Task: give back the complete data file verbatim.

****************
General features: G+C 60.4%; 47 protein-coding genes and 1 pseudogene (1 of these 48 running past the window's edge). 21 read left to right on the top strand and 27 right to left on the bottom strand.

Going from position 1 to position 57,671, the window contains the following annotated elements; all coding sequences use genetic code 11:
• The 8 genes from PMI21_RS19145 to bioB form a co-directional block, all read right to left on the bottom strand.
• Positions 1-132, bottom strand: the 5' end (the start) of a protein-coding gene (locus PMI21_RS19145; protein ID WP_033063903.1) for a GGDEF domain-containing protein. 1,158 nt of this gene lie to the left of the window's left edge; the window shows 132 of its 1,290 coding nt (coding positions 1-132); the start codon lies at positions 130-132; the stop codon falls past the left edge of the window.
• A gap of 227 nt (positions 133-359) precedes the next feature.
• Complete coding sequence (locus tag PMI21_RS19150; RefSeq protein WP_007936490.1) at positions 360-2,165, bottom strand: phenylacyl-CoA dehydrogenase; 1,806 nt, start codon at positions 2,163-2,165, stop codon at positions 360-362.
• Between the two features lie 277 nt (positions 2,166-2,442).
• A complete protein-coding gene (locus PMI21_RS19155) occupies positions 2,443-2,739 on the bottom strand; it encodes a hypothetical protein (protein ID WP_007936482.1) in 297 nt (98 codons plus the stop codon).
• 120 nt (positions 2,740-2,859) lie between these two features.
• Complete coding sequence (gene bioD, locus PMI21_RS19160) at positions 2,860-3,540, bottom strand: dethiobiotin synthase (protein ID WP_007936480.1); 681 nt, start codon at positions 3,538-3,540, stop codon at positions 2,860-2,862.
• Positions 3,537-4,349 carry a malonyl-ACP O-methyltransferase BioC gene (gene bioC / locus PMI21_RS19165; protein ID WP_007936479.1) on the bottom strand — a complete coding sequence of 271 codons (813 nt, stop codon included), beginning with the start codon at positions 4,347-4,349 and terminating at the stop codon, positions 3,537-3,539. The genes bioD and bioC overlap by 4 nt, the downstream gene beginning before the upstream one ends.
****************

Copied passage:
General features: G+C 60.4%; 47 protein-coding genes and 1 pseudogene (1 of these 48 running past the window's edge). 21 read left to right on the top strand and 27 right to left on the bottom strand.

Going from position 1 to position 57,671, the window contains the following annotated elements; all coding sequences use genetic code 11:
• The 8 genes from PMI21_RS19145 to bioB form a co-directional block, all read right to left on the bottom strand.
• Positions 1-132, bottom strand: the 5' end (the start) of a protein-coding gene (locus PMI21_RS19145; protein ID WP_033063903.1) for a GGDEF domain-containing protein. 1,158 nt of this gene lie to the left of the window's left edge; the window shows 132 of its 1,290 coding nt (coding positions 1-132); the start codon lies at positions 130-132; the stop codon falls past the left edge of the window.
• A gap of 227 nt (positions 133-359) precedes the next feature.
• Complete coding sequence (locus tag PMI21_RS19150; RefSeq protein WP_007936490.1) at positions 360-2,165, bottom strand: phenylacyl-CoA dehydrogenase; 1,806 nt, start codon at positions 2,163-2,165, stop codon at positions 360-362.
• Between the two features lie 277 nt (positions 2,166-2,442).
• A complete protein-coding gene (locus PMI21_RS19155) occupies positions 2,443-2,739 on the bottom strand; it encodes a hypothetical protein (protein ID WP_007936482.1) in 297 nt (98 codons plus the stop codon).
• 120 nt (positions 2,740-2,859) lie between these two features.
• Complete coding sequence (gene bioD, locus PMI21_RS19160) at positions 2,860-3,540, bottom strand: dethiobiotin synthase (protein ID WP_007936480.1); 681 nt, start codon at positions 3,538-3,540, stop codon at positions 2,860-2,862.
• Positions 3,537-4,349 carry a malonyl-ACP O-methyltransferase BioC gene (gene bioC / locus PMI21_RS19165; protein ID WP_007936479.1) on the bottom strand — a complete coding sequence of 271 codons (813 nt, stop codon included), beginning with the start codon at positions 4,347-4,349 and terminating at the stop codon, positions 3,537-3,539. The genes bioD and bioC overlap by 4 nt, the downstream gene beginning before the upstream one ends.